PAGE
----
Falling in love is a lot like skydiving.
First you hear about other people doing it. Seems crazy. Then one of your friends does it. Now it’s real. They tell you how exhilarating it was. You’re curious. Your mind starts to open to it.
The logistics finally line up. You know you want to do it, if only to be able to tell the story. You’re in the car. It’s happening. There’s still this comfort in knowing it’s not too late to bail, though. You’re gearing up. Last chance. But you keep going, thrill and panic weaving an intricate dance that smothers the last of your free will.
The tension is palpable. You know what’s about to happen. Things are escalating.
It’s almost time…
13000 feet. You’re face to face with the unknown. You muse that there’s probably an hourglass out there somewhere that encodes the gravity stretched out before you. It’d be embarrassing to turn back now.
A leap of faith.
Weightlessness. You’re transported through a moment and an eternity. You are the world, the end and the beginning. You take a selfie.
Just like that, the free fall is over. You’re gliding over geography, taking it all in, pointing out landmarks and laughing about everywhere you’ve been and scouting picnic spots for another day.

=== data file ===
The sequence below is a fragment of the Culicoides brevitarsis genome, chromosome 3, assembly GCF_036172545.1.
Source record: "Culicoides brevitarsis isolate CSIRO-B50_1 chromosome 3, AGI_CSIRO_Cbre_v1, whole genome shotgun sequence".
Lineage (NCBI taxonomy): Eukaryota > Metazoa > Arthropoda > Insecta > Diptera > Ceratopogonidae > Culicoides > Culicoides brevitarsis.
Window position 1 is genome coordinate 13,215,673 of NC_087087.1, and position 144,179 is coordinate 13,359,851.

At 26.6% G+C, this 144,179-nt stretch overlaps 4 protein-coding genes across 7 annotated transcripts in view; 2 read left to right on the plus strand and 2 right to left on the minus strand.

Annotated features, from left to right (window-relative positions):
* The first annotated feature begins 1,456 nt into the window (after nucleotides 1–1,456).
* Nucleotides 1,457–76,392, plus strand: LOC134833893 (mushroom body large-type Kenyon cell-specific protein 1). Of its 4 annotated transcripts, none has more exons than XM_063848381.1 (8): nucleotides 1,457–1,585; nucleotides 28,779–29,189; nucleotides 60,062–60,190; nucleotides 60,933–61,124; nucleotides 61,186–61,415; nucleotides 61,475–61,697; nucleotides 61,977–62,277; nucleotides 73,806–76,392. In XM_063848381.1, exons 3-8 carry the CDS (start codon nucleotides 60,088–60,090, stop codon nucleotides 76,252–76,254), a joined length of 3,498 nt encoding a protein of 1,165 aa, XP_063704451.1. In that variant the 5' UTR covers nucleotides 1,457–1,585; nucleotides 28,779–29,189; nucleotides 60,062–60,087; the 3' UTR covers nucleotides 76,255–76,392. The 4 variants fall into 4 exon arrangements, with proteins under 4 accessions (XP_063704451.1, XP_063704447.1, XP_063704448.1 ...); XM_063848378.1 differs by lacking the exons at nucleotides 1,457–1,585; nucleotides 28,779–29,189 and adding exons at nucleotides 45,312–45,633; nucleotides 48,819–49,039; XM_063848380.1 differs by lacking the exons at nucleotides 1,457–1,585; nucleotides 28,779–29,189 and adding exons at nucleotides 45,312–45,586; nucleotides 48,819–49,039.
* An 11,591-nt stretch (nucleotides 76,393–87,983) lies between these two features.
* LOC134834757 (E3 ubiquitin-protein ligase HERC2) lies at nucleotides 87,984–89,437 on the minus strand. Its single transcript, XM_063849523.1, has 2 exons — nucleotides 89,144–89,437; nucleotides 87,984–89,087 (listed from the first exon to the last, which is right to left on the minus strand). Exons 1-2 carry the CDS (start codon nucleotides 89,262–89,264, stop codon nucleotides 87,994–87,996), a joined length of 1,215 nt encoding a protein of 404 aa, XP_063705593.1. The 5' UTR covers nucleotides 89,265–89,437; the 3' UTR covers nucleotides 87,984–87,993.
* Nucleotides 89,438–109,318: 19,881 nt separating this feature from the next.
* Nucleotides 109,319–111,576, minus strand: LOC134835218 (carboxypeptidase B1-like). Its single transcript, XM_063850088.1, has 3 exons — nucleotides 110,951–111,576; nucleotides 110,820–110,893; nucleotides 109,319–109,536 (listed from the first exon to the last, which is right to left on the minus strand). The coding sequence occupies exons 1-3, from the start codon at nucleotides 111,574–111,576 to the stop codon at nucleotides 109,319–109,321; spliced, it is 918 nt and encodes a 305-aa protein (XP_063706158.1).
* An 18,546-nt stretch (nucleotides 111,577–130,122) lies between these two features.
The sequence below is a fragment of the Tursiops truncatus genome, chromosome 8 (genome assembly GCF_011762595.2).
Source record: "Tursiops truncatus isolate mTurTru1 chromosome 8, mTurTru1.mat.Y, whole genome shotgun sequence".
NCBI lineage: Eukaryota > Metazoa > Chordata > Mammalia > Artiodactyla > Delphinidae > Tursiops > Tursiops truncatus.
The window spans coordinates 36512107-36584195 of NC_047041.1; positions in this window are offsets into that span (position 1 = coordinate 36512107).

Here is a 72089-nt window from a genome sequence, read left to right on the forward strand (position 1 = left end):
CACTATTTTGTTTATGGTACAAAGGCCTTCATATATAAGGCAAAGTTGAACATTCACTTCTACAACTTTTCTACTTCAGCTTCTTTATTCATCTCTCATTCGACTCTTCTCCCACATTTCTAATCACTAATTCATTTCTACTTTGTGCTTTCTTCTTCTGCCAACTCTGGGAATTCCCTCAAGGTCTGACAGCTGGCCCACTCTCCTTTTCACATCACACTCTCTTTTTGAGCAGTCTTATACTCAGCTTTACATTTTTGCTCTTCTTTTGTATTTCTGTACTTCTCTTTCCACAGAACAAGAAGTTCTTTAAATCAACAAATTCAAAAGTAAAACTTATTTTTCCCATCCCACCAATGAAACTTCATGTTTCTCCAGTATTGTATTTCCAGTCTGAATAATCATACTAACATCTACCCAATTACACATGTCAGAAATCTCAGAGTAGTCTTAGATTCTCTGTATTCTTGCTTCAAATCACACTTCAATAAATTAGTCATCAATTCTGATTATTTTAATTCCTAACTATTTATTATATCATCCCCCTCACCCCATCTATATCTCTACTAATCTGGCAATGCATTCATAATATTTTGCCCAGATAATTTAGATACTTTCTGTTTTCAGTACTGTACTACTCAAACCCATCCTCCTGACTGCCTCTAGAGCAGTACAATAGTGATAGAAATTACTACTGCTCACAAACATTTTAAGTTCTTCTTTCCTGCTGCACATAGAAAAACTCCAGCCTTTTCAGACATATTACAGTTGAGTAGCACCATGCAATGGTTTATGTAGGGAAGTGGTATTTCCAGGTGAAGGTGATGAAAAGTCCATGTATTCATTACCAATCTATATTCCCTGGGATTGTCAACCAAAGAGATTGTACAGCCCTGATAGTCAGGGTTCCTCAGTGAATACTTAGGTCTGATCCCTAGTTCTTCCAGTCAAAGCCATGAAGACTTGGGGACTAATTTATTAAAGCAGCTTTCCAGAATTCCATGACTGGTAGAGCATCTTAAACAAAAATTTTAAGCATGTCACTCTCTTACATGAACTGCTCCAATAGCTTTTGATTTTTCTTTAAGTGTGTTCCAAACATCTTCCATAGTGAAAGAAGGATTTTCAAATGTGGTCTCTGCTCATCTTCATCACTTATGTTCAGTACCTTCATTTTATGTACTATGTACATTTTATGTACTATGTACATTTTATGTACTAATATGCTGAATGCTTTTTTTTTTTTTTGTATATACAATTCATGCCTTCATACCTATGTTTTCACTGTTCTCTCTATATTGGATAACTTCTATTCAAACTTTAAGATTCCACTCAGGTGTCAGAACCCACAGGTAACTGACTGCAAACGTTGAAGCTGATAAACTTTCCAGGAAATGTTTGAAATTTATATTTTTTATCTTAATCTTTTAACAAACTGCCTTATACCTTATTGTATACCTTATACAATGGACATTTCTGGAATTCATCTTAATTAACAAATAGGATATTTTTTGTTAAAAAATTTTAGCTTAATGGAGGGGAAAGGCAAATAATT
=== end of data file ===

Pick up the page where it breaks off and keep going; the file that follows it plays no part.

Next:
The ground kisses your feet in bittersweet reunion. Perspective returns. All those memories and plans seem distant and uncertain. Someone is telling you about where to go to return your gear and “check out”. Responsibility starts trickling back in. You test your feet, remember how to move again.
Left, right, repeat.
Seven years later, you’re flying again, but not in one of those planes you can jump out of. Gravity catches your eye, from the other side of the room this time. You recognize it instantly, but urgently turn away.
Falling in love is a lot like skydiving, except I don’t wanna go skydiving again.